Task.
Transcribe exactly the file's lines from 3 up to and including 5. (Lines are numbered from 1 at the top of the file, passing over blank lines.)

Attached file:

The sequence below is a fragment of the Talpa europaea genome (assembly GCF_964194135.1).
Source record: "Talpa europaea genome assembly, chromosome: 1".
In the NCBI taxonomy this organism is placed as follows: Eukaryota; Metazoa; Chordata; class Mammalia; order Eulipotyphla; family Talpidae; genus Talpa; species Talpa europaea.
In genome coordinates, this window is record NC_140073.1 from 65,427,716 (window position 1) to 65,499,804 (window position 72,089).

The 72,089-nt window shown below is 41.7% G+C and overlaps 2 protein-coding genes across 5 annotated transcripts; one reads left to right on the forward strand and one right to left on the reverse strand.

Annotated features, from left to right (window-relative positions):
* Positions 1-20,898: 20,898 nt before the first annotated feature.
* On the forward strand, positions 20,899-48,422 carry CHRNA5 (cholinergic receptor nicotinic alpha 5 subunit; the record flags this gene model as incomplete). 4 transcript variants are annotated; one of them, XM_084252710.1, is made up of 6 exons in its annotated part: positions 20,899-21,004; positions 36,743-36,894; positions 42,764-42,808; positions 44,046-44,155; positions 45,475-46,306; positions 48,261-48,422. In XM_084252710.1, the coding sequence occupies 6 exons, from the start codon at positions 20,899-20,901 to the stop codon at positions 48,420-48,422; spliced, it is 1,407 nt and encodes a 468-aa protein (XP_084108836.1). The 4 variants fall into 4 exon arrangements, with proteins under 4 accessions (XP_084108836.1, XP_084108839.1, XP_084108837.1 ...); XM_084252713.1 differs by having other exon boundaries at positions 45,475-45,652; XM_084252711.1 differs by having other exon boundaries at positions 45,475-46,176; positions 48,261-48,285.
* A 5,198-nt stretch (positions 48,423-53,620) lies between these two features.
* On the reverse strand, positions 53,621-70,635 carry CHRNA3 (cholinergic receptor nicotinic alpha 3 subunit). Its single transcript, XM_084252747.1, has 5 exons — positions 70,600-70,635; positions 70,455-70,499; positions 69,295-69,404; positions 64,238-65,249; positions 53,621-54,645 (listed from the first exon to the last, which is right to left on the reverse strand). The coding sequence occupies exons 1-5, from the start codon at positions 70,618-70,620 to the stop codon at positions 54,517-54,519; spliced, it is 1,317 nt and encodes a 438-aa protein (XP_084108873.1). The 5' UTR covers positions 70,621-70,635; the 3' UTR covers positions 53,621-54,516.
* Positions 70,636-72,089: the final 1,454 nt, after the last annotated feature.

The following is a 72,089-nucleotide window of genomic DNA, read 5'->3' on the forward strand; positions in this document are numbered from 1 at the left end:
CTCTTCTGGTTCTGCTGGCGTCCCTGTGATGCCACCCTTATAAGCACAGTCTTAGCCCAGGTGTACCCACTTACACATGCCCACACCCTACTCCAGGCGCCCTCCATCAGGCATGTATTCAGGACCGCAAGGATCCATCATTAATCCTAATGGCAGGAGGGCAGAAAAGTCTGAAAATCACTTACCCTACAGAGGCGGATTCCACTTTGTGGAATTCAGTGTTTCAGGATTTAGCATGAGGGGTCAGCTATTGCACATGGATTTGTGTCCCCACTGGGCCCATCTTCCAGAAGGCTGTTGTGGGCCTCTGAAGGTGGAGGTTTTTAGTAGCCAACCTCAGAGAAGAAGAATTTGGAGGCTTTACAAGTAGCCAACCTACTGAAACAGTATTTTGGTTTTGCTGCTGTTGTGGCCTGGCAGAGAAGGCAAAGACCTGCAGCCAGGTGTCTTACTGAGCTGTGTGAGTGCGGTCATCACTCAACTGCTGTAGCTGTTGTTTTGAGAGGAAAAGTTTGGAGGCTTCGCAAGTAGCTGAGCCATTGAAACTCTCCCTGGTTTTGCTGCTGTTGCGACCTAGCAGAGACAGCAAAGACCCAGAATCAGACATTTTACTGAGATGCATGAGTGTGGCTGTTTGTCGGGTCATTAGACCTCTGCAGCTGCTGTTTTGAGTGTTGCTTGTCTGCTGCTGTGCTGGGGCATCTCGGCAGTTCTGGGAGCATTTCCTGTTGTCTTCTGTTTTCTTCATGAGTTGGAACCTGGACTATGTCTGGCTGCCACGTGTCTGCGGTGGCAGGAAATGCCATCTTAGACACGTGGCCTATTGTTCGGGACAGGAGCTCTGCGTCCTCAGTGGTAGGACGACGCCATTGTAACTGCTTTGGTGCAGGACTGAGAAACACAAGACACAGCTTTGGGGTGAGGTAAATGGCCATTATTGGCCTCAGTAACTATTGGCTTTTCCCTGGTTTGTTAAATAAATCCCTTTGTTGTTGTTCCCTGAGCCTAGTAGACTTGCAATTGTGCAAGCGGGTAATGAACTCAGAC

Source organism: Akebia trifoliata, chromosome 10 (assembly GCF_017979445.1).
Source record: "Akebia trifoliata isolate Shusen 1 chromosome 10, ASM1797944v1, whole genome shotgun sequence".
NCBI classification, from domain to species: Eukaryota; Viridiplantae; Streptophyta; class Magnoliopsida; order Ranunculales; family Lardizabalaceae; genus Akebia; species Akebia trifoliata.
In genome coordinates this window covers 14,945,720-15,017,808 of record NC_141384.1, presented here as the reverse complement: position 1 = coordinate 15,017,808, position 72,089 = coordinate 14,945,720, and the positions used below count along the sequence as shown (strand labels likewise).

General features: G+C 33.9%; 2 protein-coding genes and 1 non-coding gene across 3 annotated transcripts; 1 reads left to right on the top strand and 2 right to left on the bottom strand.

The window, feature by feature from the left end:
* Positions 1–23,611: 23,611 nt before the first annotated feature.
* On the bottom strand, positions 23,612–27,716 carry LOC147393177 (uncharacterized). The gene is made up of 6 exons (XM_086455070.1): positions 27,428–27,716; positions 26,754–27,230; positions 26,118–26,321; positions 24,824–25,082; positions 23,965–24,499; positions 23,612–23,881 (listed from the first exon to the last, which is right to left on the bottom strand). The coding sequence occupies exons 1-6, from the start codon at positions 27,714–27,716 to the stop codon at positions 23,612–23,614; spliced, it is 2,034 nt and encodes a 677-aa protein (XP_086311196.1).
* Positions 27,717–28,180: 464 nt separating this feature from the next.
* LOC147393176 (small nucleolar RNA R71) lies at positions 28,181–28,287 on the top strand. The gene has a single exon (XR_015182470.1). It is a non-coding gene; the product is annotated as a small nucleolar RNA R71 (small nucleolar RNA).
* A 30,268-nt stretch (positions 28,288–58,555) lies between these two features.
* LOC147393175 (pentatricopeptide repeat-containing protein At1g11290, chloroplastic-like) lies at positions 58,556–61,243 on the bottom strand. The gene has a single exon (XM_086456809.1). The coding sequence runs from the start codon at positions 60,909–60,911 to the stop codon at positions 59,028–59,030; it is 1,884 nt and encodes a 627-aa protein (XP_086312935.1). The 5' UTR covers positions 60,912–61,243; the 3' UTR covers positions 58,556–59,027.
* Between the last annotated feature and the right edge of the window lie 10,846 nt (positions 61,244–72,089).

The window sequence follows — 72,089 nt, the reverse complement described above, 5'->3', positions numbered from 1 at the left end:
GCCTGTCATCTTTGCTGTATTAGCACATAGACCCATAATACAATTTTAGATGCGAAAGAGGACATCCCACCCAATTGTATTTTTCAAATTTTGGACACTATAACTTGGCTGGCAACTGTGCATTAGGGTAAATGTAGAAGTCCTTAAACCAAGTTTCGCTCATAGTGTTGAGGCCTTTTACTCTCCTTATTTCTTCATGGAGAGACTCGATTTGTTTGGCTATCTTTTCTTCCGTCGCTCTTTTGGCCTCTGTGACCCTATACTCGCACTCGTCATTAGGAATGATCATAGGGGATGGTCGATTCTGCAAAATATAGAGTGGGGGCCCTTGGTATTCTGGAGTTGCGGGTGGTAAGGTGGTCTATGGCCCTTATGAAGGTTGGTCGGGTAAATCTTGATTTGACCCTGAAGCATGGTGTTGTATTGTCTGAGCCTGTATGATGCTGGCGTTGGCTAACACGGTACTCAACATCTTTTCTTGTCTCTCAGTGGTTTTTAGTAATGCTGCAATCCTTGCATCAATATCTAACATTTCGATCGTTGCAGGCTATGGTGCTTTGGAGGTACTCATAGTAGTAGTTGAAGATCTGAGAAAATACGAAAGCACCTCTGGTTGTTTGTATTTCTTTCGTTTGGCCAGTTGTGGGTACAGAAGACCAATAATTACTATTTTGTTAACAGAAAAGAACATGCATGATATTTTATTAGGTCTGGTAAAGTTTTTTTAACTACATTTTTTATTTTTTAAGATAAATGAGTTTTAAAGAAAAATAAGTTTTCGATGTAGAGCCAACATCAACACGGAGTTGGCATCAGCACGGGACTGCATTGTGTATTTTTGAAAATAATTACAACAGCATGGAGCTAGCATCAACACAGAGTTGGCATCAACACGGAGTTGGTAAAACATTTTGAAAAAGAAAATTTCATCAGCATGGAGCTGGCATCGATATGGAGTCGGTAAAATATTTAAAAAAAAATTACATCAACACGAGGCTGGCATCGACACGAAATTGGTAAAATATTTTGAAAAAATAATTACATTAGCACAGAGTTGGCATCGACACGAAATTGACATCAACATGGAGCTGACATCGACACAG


In the NCBI taxonomy this organism is placed as follows: Eukaryota; Metazoa; Chordata; class Mammalia; order Eulipotyphla; family Talpidae; genus Talpa; species Talpa europaea.
In genome coordinates, this window is record NC_140073.1 from 65,427,716 (window position 1) to 65,499,804 (window position 72,089).

The 72,089-nt window shown below is 41.7% G+C and overlaps 2 protein-coding genes across 5 annotated transcripts; one reads left to right on the forward strand and one right to left on the reverse strand.